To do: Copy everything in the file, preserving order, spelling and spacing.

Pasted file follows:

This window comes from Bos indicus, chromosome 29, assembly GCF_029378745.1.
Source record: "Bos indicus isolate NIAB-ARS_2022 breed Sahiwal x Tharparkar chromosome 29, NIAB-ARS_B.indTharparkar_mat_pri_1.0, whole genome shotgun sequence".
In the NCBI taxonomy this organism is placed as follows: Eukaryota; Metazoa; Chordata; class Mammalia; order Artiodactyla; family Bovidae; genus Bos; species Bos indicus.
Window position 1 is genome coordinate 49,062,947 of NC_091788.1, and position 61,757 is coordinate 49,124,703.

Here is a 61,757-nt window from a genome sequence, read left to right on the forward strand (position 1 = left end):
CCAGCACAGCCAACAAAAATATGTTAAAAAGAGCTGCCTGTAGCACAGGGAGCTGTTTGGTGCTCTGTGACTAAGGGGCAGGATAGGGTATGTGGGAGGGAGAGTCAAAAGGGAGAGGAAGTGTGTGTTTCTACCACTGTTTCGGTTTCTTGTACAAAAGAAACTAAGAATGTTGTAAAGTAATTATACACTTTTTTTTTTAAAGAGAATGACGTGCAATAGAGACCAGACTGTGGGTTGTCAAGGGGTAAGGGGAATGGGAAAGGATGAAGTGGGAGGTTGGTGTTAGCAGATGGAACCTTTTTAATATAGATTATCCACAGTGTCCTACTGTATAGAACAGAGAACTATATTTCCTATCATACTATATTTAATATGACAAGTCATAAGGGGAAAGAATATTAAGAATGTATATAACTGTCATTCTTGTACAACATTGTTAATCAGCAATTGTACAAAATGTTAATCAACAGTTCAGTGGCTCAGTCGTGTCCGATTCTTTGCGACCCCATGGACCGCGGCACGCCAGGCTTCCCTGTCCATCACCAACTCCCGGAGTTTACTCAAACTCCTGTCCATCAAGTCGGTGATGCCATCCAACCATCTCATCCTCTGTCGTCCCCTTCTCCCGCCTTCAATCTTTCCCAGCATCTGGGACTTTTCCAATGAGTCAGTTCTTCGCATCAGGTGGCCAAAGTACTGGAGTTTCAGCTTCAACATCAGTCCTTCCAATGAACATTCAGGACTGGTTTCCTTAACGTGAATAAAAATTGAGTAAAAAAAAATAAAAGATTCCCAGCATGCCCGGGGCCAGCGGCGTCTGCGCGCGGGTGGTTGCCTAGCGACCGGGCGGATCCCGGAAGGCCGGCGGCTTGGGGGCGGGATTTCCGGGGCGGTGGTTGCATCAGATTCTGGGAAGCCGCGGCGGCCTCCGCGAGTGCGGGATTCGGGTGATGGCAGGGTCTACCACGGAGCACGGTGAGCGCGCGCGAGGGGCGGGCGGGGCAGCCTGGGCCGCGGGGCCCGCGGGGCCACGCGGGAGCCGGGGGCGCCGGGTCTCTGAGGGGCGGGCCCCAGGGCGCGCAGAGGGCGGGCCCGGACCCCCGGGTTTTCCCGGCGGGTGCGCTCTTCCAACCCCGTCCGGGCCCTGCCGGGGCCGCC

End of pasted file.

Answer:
This window comes from Bos indicus, chromosome 29, assembly GCF_029378745.1.
Source record: "Bos indicus isolate NIAB-ARS_2022 breed Sahiwal x Tharparkar chromosome 29, NIAB-ARS_B.indTharparkar_mat_pri_1.0, whole genome shotgun sequence".
In the NCBI taxonomy this organism is placed as follows: Eukaryota; Metazoa; Chordata; class Mammalia; order Artiodactyla; family Bovidae; genus Bos; species Bos indicus.
Window position 1 is genome coordinate 49,062,947 of NC_091788.1, and position 61,757 is coordinate 49,124,703.

Here is a 61,757-nt window from a genome sequence, read left to right on the forward strand (position 1 = left end):
CCAGCACAGCCAACAAAAATATGTTAAAAAGAGCTGCCTGTAGCACAGGGAGCTGTTTGGTGCTCTGTGACTAAGGGGCAGGATAGGGTATGTGGGAGGGAGAGTCAAAAGGGAGAGGAAGTGTGTGTTTCTACCACTGTTTCGGTTTCTTGTACAAAAGAAACTAAGAATGTTGTAAAGTAATTATACACTTTTTTTTTTAAAGAGAATGACGTGCAATAGAGACCAGACTGTGGGTTGTCAAGGGGTAAGGGGAATGGGAAAGGATGAAGTGGGAGGTTGGTGTTAGCAGATGGAACCTTTTTAATATAGATTATCCACAGTGTCCTACTGTATAGAACAGAGAACTATATTTCCTATCATACTATATTTAATATGACAAGTCATAAGGGGAAAGAATATTAAGAATGTATATAACTGTCATTCTTGTACAACATTGTTAATCAGCAATTGTACAAAATGTTAATCAACAGTTCAGTGGCTCAGTCGTGTCCGATTCTTTGCGACCCCATGGACCGCGGCACGCCAGGCTTCCCTGTCCATCACCAACTCCCGGAGTTTACTCAAACTCCTGTCCATCAAGTCGGTGATGCCATCCAACCATCTCATCCTCTGTCGTCCCCTTCTCCCGCCTTCAATCTTTCCCAGCATCTGGGACTTTTCCAATGAGTCAGTTCTTCGCATCAGGTGGCCAAAGTACTGGAGTTTCAGCTTCAACATCAGTCCTTCCAATGAACATTCAGGACTGGTTTCCTTAACGTGAATAAAAATTGAGTAAAAAAAAATAAAAGATTCCCAGCATGCCCGGGGCCAGCGGCGTCTGCGCGCGGGTGGTTGCCTAGCGACCGGGCGGATCCCGGAAGGCCGGCGGCTTGGGGGCGGGATTTCCGGGGCGGTGGTTGCATCAGATTCTGGGAAGCCGCGGCGGCCTCCGCGAGTGCGGGATTCGGGTGATGGCAGGGTCTACCACGGAGCACGGTGAGCGCGCGCGAGGGGCGGGCGGGGCAGCCTGGGCCGCGGGGCCCGCGGGGCCACGCGGGAGCCGGGGGCGCCGGGTCTCTGAGGGGCGGGCCCCAGGGCGCGCAGAGGGCGGGCCCGGACCCCCGGGTTTTCCCGGCGGGTGCGCTCTTCCAACCCCGTCCGGGCCCTGCCGGGGCCGCC